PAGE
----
Why African art is always open to interpretation

Why African art is always open to interpretation
There are so many brilliant African artists whose artwork has featured in galleries across the world. Africa’s art is powerful, raw, real, as beautiful as its people and true to its origins.
African art is making statements in the contemporary art industry on a global scale and nobody can deny that.

As with most art, African art is always open to interpretation. There is always a variety of elements that play a role in the interpretation of a piece of art and you can trust that Africa’s rich history is a large influencing factor. We’re going to look at what it is that goes into a contemporary African artwork that makes it vulnerable to a million different interpretations when viewed by the world’s people.

The artist’s history

Many African artists stem from countries with economic, societal and political issues that greatly affect the people of those communities. Poverty, famine, illness, racial discrimination and war have occurred all over the continent. And while many of those issues have been resolved years ago at face-value, there are still after effects that current generations are undeservingly paying for. Many contemporary African artists come from these environments where you didn’t have to grow up in the struggle in order to suffer from it. 

Culture and tradition, even in a contemporary society, still play a role in African artists’ lives and many of them have found a way to incorporate that part of their history into their artwork as well. And if one doesn’t know about or understand those traditions, rituals and cultures, it won’t be interpreted in that context. There are strong themes of utopian and dystopian versions of Africa in the land contemporary art, which stem from the history of the artist and their country. 

This means that an interpretation of African art can always be conducted from the point of view of the artist’s history. If they use their art to tell a story or encourage a societal change of heart, it’s usually coming from the artist’s personal experience of issues and life in their country. 

The artist’s message 

Artists have many reasons for creating the art that they do. There’s a reason why they use a certain canvas, medium, colours, textures, lighting, technique and style. And it’s not only because of their expertise or what’s going to create a beautiful final product. 

When it comes to subject, narrative and expression, there’s a reason why an artist creates the final artwork that’s exhibited. There’s a message they want to express to all those who care to listen, interpret and understand. With that in mind, an African artwork is already created with one interpretation – the artist’s message.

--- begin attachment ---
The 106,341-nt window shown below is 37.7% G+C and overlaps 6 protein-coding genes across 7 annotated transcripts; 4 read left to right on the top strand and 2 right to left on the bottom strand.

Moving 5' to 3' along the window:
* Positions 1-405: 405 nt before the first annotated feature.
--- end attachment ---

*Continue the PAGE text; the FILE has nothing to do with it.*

How we as viewers understand that interpretation is how new interpretations are formed. Not everyone is going to understand what the artist was trying to do, what they were thinking or how the title of the piece has any connection to the art itself. The artist can only do so much to relay their message through their art, the rest is up to us to correctly interpret it. But that’s also not to say that any other interpretation is incorrect. It’s both possible and common for one work of art to have multiple interpretations and meanings depending on the artist and the viewer. 

The viewer’s history

We’ve just established that the artist only has so much control over how their art can be interpreted. The rest is in the eyes of the beholder and that beholder’s circumstances. There are many foreign art collectors who won’t always appreciate the African struggle that many Africans have lived and are living through, so for them, that aspect of history is lost against their own. 

Then there are other Africans who may have grown up in a different area, a different way with different experiences who can’t always relate to the version of African history displayed by the artist. A viewer's history will come into play when they begin to interpret a piece of art. It will either help them empathise or sympathise with an artwork or they’ll be completely lost in understanding what it’s all about. 

The viewer’s current circumstances 

Another reason why African art is constantly open to new interpretations is because of the mood the viewer is in. Personal conflicts, moods, feelings and circumstances will all have an effect on how you interpret and connect with a piece of art.
One day you might not understand it at all and on another day, it might speak directly to your soul. Whatever someone is going through when they view art, will always affect the interpretation of it. It’s not always easy to look at art simply for what it is. But, then again, it’s not always created that way, it’s created with the intention to provoke thought, emotion and change, sometimes regardless of the interpretation. And that’s what makes it so beautiful.

Why African art is always open to interpretation

Why African art is always open to interpretation

Why African art is always open to interpretation

Why African art is always open to interpretation
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